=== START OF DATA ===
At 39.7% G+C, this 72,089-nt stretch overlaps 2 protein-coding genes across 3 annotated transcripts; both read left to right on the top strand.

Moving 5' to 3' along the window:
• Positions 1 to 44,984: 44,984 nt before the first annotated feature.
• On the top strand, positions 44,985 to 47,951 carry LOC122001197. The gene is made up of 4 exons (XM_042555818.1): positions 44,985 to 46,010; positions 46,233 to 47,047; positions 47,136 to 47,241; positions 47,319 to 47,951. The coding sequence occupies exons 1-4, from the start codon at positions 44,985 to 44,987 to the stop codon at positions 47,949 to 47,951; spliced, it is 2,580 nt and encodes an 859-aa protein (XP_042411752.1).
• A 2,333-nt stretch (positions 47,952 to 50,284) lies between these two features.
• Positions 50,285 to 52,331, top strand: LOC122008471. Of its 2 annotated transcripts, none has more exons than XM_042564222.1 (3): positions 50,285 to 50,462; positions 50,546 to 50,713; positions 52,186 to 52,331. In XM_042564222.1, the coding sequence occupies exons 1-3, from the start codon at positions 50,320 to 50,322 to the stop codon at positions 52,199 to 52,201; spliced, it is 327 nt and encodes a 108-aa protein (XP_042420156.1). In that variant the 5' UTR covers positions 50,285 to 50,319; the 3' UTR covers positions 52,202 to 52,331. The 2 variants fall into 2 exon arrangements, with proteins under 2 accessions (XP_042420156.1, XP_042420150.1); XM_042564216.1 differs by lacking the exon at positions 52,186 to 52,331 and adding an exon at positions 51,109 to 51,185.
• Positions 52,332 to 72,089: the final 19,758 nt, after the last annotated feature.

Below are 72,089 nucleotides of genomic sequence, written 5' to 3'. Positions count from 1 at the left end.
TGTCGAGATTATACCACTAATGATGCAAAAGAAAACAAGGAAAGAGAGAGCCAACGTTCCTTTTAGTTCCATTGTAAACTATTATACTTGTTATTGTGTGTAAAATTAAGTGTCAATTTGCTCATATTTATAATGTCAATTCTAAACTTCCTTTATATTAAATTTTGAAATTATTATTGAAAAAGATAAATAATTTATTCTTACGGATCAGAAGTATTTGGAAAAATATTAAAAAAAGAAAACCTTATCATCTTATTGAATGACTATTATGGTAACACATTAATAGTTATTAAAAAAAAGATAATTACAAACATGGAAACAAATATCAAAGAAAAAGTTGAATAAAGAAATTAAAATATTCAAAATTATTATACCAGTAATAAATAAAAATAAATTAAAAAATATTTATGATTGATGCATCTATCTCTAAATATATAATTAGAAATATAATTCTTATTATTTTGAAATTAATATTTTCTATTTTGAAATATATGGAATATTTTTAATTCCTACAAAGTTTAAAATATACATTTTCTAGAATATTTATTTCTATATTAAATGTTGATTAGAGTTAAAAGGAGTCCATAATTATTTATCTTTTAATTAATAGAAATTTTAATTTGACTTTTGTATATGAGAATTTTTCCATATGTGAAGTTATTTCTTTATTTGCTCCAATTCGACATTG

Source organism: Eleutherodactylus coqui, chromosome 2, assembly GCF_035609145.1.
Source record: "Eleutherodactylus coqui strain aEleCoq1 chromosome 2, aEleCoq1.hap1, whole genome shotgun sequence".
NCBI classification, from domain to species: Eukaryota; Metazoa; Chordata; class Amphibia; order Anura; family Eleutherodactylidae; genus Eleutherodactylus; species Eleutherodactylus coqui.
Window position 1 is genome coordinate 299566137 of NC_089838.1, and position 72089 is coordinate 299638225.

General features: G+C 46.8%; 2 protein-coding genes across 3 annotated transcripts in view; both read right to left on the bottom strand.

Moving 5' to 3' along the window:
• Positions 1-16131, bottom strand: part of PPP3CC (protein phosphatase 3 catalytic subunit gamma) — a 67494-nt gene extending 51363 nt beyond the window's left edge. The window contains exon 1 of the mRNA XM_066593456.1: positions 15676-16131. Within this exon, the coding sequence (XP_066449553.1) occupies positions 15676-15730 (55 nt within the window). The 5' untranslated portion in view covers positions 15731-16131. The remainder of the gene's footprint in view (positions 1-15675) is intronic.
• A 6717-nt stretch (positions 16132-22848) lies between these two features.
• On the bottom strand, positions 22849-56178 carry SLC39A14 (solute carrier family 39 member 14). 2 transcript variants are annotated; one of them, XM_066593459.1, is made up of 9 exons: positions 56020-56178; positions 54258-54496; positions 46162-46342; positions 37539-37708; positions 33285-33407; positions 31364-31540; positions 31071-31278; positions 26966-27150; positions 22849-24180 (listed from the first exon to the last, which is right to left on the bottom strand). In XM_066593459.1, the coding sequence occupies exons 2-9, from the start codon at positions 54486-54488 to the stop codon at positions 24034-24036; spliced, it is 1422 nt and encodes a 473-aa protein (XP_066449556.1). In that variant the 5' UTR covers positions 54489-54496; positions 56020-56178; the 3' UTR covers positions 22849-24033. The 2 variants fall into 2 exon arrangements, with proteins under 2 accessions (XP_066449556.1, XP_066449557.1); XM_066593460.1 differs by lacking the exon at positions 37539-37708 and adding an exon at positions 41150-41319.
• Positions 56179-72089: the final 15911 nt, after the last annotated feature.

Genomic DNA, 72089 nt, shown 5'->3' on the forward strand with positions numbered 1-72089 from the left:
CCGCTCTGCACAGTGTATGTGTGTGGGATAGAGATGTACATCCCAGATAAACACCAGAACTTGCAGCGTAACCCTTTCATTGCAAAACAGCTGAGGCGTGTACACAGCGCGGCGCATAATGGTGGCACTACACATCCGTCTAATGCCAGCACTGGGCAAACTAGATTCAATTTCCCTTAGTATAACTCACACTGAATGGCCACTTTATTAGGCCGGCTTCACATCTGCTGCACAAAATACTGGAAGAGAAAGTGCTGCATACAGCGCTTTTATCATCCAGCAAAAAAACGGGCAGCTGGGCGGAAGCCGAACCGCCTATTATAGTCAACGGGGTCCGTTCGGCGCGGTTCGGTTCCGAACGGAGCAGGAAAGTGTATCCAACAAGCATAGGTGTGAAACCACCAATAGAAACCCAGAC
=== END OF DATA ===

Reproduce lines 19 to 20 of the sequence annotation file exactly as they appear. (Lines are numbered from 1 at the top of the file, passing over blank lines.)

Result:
• Positions 56179-72089: the final 15911 nt, after the last annotated feature.

Genomic DNA, 72089 nt, shown 5'->3' on the forward strand with positions numbered 1-72089 from the left: